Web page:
nir       (northing, easting) float16 797kB 0.2915 0.293 ... 0.06409 0.06445
    swir1     (northing, easting) float16 797kB 0.1411 0.1434 ... 0.0509 0.05042
    swir2     (northing, easting) float16 797kB 0.07996 0.08093 ... 0.04968
Attributes: (12/19)
    Conventions:                CF-1.8
    title:                      Landsat 9 scene from 2023-07-23 (path/row=231...
    digital_object_identifier:  https://doi.org/10.5066/P9OGBGM6
    origin:                     Image courtesy of the U.S. Geological Survey
    landsat_product_id:         LC09_L2SP_231062_20230723_20230802_02_T1
    processing_level:           L2SP
    ...                         ...
    ellipsoid:                  WGS84
    date_acquired:              2023-07-23
    scene_center_time:          14:12:31.2799050Z
    wrs_path:                   231
    wrs_row:                    62
    mtl_file:                   GROUP = LANDSAT_METADATA_FILE\n  GROUP = PROD...


Placing the scene variable at the end of a code cell in a Jupyter notebook will display a nice preview of the data. This is very useful for looking up metadata and seeing which bands were loaded.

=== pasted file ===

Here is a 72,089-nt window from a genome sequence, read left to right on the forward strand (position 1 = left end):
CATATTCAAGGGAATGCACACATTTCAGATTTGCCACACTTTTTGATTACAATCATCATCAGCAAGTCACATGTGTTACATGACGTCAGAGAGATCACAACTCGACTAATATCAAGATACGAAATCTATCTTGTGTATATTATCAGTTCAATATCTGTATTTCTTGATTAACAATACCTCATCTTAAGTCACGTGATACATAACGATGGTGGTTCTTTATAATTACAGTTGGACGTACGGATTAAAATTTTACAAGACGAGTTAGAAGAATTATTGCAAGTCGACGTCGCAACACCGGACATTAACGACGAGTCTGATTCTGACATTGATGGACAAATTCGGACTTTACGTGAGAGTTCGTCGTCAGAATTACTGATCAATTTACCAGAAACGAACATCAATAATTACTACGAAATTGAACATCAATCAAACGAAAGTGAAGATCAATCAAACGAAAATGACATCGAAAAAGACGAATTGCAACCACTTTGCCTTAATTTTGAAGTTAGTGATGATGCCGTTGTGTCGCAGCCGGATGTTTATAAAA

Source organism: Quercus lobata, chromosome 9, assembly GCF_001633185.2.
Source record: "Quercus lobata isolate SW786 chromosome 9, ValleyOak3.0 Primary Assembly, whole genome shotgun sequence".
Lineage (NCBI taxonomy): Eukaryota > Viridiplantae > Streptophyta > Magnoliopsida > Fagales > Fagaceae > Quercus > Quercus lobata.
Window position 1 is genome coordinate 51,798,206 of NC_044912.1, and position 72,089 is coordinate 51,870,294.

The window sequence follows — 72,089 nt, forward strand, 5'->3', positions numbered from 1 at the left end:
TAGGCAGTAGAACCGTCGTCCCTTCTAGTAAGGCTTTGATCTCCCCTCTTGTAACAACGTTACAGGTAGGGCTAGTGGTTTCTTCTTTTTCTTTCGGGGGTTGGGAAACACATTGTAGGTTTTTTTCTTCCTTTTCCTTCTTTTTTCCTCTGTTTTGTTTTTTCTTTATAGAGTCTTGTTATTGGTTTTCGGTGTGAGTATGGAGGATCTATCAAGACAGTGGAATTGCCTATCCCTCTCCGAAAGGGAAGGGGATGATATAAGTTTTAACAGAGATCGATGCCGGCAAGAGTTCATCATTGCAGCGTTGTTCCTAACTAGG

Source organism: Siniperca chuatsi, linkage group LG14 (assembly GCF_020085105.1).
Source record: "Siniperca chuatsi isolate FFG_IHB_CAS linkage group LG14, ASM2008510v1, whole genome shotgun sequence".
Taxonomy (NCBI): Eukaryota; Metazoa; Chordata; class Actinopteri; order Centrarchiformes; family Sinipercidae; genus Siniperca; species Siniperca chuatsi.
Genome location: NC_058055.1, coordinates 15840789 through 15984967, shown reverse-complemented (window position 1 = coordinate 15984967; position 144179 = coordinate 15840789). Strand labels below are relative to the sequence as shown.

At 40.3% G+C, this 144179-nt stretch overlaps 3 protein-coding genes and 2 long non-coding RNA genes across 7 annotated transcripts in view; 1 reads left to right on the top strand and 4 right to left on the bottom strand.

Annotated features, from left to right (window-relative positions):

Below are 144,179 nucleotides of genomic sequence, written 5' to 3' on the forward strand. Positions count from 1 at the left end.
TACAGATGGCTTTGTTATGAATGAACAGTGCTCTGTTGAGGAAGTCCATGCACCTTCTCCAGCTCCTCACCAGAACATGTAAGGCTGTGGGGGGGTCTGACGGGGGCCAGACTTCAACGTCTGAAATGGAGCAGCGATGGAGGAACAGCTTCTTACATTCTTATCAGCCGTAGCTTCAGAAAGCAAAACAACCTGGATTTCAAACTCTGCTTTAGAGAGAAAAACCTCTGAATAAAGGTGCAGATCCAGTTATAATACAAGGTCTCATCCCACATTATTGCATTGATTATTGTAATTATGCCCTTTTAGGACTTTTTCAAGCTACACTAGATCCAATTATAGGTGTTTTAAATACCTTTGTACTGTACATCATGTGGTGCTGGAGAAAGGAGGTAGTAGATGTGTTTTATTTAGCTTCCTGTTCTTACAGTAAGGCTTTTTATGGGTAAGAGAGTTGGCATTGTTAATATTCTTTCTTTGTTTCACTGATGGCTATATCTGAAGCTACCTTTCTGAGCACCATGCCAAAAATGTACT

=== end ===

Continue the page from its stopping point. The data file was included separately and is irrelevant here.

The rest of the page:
The scene is an xarray.Dataset. It contains general metadata for the scene and all of the bands available in the archive as xarray.DataArray. The bands each have their own set of metadata as well and can be accessed by name:

<xarray.DataArray 'nir' (northing: 468, easting: 851)> Size: 797kB
array([[0.2915 , 0.293  , 0.2954 , ..., 0.2905 , 0.2905 , 0.2852 ],
       [0.2744 , 0.2788 , 0.2876 , ..., 0.2905 , 0.2837 , 0.2866 ],
       [0.2793 , 0.2769 , 0.2632 , ..., 0.3145 , 0.3247 , 0.3306 ],
       [0.1864 , 0.1781 , 0.1835 , ..., 0.063  , 0.0641 , 0.06494],
       [0.1761 , 0.1761 , 0.2042 , ..., 0.06323, 0.0635 , 0.0642 ],
       [0.1791 , 0.1818 , 0.2052 , ..., 0.0646 , 0.0641 , 0.06445]],
  * easting   (easting) float64 7kB 8.325e+05 8.325e+05 ... 8.58e+05 8.58e+05
  * northing  (northing) float64 4kB -3.55e+05 -3.55e+05 ... -3.41e+05 -3.41e+05
    long_name:     near-infrared
    units:         reflectance
    number:        5
    filename:      LC09_L2SP_231062_20230723_20230802_02_T1_SR_B5.TIF
    scaling_mult:  2e-05
    scaling_add:   -0.1

Plot some reflectance bands#

Now we can use the xarray.DataArray.plot method to make plots of individual bands with matplotlib. A bonus is that xarray uses the metadata that xlandsat.load_scene inserts into the scene to automatically add labels and annotations to the plot:

import matplotlib.pyplot as plt

band_names = list(scene.data_vars.keys())

fig, axes = plt.subplots(
    len(band_names), 1, figsize=(8, 16), layout="compressed",

# Set the title using metadata from each scene

for band, ax in zip(band_names, axes.ravel()):
    # Make a pseudocolor plot of the band
    # Set the aspect to equal so that pixels are squares, not rectangles


What now?#

Checkout some of the other things that you can do with xlandsat:

Plus, by getting the data into an xarray.Dataset, xlandsat opens the door for a huge range of operations. You now have access to everything that xarray can do: reduction, slicing, grouping, saving to cloud-optimized formats, and much more. So go off and do something cool!